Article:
First Teaser Trailer for HBO Miniseries PARADE’S END Starring Benedict Cumberbatch and Rebecca Hall

     January 4, 2013


Earlier today we learned that HBO has set a February 26th premiere date for the period miniseries Parade’s End, and now the network has released a teaser trailer for the five-part WWI-era miniseries.  Written by Tom Stoppard (Shakespeare in Love), the adaptation of Madox Ford’s novel series stars Benedict CumberbatchRebecca Hall, and Adelaide Clemens and centers on an English aristocrat trying to adjust to the social upheaval around him.  The event actually first aired on BBC Two late last summer, but American audiences will get to experience the miniseries across three consecutive nights starting on February 26th.  Hit the jump to watch the teaser trailer, which is plenty intriguing and sufficiently heavy on the Cumberbatch.


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    I know declare 2013 the Year of Cumberbatch.

    • REALLY?


      you get the idea

    • Anonymous

      ; ) More appropriately is Sherlock’s year, since both Benedict and Martin are working immensely.

  • Tim

    Seen this already. Hall has bombastic character but inconsistent in her performance. She has a tendency to overact big time and this is one of those times. Ham is all I am gonna say. Cumberbatch is blonde and still playing a genius. He does understated acting beautifully. One of the most internal actors I have ever seen. The guy can act (and may also be a genius in real life). Clemens is a cross between Carrey Mulligan and Michelle Williams and is criminally underused in this. Classier than Downton. WAY classier.

    • Carrie

      Not sure if Hall has the tendency overacting as I only saw her in Vicky Cristina Barcelona before Parade’s End, other than that I do agree with your comments, especially the ones on Hall’s performance in this miniseries. Cumberbatch is very good at the intense subtlety, which can be seen in his Sherlock as well as his Peter Guillam in Tinker Tailor Soldier Spy, but his strongest suit is his characterization, which is particularly good in Parade’s End as his character subtly changed from a sensitive young man to a man who’s hardened by the war in about six years, and it’s his performance that defined the relationships between CT and his wife and his young lover. On the other hand, the characterization is exactly Hall’s problem in this miniseries, partly due to the writing and the directing; what they should have done with Sylvia is to make the audience understand her motivation, but they made the audience fall for her, as a result Hall had to go way over the top (“ham” is indeed the word) in the last episode to fit the plot, together with the underdeveloped character Valentine, the dynamic among the three major characters is just not as powerful as it should have been, but agreed, even with these flaws, it is still way classier than Downton.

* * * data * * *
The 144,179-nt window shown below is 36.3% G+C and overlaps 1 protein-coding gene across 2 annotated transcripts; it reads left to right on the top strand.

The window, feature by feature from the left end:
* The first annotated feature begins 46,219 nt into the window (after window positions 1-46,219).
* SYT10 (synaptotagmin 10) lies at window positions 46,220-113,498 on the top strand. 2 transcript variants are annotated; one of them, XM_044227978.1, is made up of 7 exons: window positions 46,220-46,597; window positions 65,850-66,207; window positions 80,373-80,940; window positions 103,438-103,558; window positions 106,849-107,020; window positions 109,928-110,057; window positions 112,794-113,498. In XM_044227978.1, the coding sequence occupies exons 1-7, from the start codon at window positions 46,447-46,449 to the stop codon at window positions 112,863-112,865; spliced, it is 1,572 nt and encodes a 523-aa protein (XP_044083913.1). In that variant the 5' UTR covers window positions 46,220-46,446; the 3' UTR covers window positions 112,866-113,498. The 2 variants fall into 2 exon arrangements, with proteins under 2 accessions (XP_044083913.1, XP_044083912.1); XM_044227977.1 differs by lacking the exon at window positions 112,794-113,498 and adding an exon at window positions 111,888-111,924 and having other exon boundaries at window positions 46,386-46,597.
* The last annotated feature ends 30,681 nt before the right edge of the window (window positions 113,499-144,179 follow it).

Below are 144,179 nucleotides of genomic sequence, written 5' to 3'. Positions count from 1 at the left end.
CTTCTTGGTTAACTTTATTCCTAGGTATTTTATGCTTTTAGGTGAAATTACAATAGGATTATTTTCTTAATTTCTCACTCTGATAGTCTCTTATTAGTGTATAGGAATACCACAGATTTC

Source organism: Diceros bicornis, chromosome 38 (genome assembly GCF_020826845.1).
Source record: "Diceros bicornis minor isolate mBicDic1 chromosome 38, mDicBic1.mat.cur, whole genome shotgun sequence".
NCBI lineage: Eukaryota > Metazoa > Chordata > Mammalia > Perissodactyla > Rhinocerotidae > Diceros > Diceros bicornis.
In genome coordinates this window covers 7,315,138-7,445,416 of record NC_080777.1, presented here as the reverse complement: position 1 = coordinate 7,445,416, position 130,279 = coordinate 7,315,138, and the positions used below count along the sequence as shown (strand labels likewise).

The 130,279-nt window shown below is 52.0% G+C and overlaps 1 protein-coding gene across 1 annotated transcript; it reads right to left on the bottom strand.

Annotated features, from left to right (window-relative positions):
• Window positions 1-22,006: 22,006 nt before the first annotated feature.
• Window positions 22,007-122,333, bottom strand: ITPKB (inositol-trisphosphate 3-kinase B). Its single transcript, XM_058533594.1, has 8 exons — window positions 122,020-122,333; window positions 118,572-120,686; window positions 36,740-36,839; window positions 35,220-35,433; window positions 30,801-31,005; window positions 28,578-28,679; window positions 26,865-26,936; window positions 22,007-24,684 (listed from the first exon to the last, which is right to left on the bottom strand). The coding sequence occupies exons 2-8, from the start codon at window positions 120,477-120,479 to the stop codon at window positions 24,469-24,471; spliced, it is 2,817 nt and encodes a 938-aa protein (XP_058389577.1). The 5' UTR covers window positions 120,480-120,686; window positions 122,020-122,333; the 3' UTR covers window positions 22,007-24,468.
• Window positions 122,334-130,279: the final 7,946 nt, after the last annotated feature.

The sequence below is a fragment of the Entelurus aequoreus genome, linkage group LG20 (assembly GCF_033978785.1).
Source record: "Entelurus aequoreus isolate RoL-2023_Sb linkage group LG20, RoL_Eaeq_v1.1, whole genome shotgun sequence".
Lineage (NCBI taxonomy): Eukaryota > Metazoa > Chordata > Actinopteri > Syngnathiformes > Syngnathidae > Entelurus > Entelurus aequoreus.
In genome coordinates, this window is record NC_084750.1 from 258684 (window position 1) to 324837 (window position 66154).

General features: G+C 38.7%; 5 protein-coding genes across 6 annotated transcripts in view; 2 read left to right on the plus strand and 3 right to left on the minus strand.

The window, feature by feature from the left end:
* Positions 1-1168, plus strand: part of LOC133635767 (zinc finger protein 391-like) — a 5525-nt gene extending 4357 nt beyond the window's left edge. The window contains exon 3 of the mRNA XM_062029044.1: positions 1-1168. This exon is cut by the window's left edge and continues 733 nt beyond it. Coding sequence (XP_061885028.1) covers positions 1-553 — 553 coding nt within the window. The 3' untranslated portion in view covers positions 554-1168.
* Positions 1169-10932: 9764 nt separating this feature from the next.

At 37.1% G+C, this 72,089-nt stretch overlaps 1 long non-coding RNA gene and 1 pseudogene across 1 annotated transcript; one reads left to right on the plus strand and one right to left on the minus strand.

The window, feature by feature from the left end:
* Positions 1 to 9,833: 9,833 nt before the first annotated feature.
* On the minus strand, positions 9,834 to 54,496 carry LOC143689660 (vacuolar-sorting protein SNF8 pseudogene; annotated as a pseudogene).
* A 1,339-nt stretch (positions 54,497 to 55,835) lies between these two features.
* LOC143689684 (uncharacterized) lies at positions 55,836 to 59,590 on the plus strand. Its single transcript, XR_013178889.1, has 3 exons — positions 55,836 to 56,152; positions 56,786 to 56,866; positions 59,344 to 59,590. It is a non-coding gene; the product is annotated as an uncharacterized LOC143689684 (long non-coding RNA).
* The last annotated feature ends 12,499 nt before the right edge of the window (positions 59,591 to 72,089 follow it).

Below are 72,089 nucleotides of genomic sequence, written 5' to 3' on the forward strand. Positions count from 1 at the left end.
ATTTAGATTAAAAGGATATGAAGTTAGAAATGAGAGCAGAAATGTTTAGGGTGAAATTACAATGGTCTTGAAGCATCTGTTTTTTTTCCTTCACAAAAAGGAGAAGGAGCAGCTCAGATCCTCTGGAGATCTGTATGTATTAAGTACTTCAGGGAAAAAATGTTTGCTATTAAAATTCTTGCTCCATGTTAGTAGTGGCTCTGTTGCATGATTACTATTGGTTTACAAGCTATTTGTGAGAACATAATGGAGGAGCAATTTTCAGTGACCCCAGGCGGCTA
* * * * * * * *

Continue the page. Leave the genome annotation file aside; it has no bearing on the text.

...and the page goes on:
• Sam

    I thought Rebecca Hall was the star of the show overshadowing Benedict “Sherlock” Cumberbatch who was superb in an understated way.

  • MChitty

    @Sam Sylvia (RH’s character) is actually the most interesting part in the books and the meatiest in this series, and RH had more screen time than BC, so indeed this adaptation is rather skew to Sylvia. Also, because only very few people have read the novels, the audiences have no idea that RH was not playing the character in the books, and it’s not just because Stoppard and White already tried to make Sylvia more sympathetic than in the books. RH literally created a character that collapsed on her own and almost crushed this series, because, based on the storyline, there’s no foundation for her to make Sylvia so intelligent and sympathetic that lots of audiences turned out rooting for her, which is why I think this adaptation is a frustrating miss. As you said that BC was superb in an understated way, as his character was a stiff-upper-lip English gentleman; his performance perfectly suited the character; however, Sylvia was not a showy and flashy character in the books as RH portrayed. The audiences thought that Sylvia was a larger-than-life and OTT character, so they believe that it’s hard for RH to tone down her performance, but that’s just not true to the source material. The other problem with this series is RH’s casting. The major reason why Sylvia and Christopher’s (BC’s character) marriage didn’t work is that Sylvia was not Christopher’s intelligent equal; Sylvia was smart, but uneducated; however, as most movie buffs knew, RH is a very intelligent actress; if a studio wants to make a female Sherlock Holmes movie, she would be the perfect casting, so her casting as Sylvia is against type; that could have been fine if she can pull off this uneducated character, but she delivered her every line with such knowing intelligence, it’s just unconvincing that Sylvia was intelligently inferior than Christopher, plus the script had made Sylvia much less horrid than in the books and AC (Valentine) was so ill-used, it is just unbalanced. TBH, it’s quite a frustrating viewing experience for me.

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